At 6'3" and 170 pounds, there is still a lot of projection left for Fried. His fastball should end up more in the low- to mid-90s when he fills out. He has an advanced feel for all of his pitches and above-average command already. 

For now Fried is the No. 2 high school pitcher, but that can change in a hurry depending on what happens with the next person on the list. 

Draft Projection: Top 10

 

No. 4 Lucas Giolito, RHP, Harvard-Westlake HS (CA) 

Courtesy of Eric Dearborn Photography

The great mystery of the first round is what will happen with Giolito. He suffered a sprained ulnar collateral ligament in March, though it didn't require surgery and he recently started a throwing program to show teams what he can do prior to the draft. 

As long as the medicals check out prior to the draft, Giolito could easily find himself taken in the top 3. His stuff is the best in this class, with a plus-plus fastball that sits in the mid- to high-90s and a hard curveball.

At 6'6", 230 pounds, Giolito certainly looks the part of a No. 1 starter, though his command could push him down more to the No. 2 starter range. Despite the elbow injury, he has a nice, clean delivery that he finishes well and really stays on top of the ball.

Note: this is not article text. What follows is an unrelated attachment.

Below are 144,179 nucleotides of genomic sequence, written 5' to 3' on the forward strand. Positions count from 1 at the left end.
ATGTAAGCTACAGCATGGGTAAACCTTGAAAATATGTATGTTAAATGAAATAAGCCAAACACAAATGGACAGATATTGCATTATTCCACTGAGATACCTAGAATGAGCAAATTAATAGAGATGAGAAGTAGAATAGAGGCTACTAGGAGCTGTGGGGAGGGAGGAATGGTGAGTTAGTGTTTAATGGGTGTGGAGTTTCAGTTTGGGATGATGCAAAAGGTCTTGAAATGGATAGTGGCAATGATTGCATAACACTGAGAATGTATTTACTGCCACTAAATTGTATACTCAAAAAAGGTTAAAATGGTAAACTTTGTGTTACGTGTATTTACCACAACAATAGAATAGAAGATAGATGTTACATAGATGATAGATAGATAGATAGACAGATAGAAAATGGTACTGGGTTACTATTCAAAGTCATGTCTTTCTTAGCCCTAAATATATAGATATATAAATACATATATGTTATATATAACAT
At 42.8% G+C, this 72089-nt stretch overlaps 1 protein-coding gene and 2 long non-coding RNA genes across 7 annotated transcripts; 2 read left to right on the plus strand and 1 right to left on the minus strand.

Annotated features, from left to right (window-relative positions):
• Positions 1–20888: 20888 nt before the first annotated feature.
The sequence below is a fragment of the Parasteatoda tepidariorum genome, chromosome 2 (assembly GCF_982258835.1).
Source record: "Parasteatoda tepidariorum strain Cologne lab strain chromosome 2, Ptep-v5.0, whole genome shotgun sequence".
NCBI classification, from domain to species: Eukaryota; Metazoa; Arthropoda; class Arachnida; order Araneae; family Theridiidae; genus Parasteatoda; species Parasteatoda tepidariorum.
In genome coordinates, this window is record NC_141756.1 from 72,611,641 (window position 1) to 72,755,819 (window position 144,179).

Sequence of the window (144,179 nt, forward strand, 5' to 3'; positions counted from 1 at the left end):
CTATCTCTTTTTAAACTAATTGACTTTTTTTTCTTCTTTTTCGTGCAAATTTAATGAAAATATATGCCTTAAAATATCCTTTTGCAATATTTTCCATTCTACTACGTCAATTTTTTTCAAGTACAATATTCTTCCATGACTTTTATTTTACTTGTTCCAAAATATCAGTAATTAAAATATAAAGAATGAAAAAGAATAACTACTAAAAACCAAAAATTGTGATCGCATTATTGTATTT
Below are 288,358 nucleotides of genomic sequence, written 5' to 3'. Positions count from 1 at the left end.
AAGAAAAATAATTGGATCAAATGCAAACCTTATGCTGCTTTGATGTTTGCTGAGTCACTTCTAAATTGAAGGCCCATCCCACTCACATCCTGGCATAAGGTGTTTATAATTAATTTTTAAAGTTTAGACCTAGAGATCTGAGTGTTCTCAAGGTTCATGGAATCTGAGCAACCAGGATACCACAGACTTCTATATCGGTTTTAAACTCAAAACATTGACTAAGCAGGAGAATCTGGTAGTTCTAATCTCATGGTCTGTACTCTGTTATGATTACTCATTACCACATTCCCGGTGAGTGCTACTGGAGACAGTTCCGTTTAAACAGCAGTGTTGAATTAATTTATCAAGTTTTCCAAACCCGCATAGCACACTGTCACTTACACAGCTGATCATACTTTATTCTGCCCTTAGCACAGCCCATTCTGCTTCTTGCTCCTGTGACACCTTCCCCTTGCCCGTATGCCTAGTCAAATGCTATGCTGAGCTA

If you ask me today, I think Giolito will go in the top 10. Ask me next Monday, and I could easily say he goes in the first four or five picks. 

Draft Projection: Top 10 

 

No. 3 Albert Almora, OF, Mater Academy (FL) 

Courtesy of Baseball Instinct

There is a case to be made for Almora as the top high school outfielder in this draft class, simply because he is more polished at this stage of the game than Byron Buxton, who makes an appearance on the list very soon.